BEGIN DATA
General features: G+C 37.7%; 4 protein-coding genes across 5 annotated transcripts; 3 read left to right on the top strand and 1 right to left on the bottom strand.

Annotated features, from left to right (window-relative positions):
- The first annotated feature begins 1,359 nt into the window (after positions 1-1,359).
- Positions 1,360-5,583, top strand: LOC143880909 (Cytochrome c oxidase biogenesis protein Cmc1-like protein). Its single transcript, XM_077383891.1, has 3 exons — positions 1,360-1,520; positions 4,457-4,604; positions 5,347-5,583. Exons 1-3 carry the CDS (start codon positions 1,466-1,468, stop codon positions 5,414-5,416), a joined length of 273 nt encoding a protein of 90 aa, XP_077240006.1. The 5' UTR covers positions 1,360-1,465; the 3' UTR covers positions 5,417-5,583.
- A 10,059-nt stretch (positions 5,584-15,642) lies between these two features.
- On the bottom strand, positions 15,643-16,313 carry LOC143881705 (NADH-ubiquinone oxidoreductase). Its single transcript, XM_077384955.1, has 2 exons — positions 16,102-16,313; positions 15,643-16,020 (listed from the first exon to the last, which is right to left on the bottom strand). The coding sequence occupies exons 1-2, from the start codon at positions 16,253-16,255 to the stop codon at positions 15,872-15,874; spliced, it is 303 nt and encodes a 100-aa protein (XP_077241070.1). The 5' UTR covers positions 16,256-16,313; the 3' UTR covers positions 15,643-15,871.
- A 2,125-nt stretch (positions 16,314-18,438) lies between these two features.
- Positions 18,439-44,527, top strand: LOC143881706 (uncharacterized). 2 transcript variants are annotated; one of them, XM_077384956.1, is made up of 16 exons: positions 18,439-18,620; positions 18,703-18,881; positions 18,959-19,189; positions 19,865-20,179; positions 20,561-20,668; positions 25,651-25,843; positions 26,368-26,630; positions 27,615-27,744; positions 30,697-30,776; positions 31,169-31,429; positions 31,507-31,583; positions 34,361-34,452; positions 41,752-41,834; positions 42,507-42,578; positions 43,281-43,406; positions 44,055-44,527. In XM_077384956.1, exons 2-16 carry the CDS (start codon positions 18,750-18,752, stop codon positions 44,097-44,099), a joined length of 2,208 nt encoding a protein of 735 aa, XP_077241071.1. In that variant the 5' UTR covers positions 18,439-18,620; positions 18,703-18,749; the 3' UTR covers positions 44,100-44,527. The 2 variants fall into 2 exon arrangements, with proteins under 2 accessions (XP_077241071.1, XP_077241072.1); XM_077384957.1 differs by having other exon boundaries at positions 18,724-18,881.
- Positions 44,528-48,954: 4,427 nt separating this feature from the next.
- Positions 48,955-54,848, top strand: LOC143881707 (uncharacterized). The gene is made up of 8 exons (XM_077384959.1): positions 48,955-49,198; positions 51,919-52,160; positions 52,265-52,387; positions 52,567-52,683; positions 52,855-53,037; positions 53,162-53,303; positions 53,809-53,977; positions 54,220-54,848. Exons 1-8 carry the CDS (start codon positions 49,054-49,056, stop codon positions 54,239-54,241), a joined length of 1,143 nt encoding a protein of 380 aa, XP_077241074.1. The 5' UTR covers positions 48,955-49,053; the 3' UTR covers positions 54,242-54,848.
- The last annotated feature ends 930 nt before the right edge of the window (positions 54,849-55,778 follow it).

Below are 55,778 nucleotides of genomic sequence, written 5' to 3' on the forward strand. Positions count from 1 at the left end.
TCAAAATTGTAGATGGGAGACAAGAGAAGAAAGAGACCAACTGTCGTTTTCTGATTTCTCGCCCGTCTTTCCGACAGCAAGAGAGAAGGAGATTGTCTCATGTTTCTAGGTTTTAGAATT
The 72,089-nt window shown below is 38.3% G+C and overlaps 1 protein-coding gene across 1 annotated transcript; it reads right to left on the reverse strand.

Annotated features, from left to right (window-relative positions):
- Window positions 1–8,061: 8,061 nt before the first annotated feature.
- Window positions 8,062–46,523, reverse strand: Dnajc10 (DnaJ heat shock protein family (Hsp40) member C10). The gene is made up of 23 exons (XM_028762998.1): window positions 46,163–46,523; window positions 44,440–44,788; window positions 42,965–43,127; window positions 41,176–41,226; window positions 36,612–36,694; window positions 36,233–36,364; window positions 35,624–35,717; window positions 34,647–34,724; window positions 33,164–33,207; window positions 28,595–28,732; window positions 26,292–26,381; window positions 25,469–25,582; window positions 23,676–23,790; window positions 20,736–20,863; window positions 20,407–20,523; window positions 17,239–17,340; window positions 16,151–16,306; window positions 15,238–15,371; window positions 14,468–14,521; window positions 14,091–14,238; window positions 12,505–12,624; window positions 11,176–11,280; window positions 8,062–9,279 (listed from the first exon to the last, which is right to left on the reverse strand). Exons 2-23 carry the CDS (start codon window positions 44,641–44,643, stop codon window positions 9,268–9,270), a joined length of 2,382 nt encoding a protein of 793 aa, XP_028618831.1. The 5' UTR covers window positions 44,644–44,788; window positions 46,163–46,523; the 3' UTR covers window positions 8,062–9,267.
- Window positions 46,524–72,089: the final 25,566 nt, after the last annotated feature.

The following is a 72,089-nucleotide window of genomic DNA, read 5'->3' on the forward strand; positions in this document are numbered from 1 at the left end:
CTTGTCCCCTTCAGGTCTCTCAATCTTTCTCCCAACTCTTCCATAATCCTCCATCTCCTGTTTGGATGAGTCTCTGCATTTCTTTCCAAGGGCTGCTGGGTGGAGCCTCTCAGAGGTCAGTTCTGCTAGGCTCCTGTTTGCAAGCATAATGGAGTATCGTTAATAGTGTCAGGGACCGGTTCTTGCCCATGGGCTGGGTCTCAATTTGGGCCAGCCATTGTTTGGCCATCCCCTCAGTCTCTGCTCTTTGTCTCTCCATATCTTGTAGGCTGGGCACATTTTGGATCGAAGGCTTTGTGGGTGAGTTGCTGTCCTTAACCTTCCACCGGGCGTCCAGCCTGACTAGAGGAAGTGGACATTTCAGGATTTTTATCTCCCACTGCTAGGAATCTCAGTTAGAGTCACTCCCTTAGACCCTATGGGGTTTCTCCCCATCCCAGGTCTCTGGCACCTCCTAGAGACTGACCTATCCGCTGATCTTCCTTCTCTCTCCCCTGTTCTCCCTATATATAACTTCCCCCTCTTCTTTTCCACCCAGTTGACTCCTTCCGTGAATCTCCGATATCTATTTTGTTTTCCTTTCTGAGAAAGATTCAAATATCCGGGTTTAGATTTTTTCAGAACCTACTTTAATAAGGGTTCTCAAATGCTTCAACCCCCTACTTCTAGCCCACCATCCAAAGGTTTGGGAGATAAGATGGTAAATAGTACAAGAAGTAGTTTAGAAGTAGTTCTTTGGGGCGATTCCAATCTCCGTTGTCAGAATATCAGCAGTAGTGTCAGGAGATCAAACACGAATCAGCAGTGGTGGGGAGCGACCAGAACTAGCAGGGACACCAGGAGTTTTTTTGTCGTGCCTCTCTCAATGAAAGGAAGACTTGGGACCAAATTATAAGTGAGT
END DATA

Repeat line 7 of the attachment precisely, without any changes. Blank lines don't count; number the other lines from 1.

- A 2,125-nt stretch (positions 16,314-18,438) lies between these two features.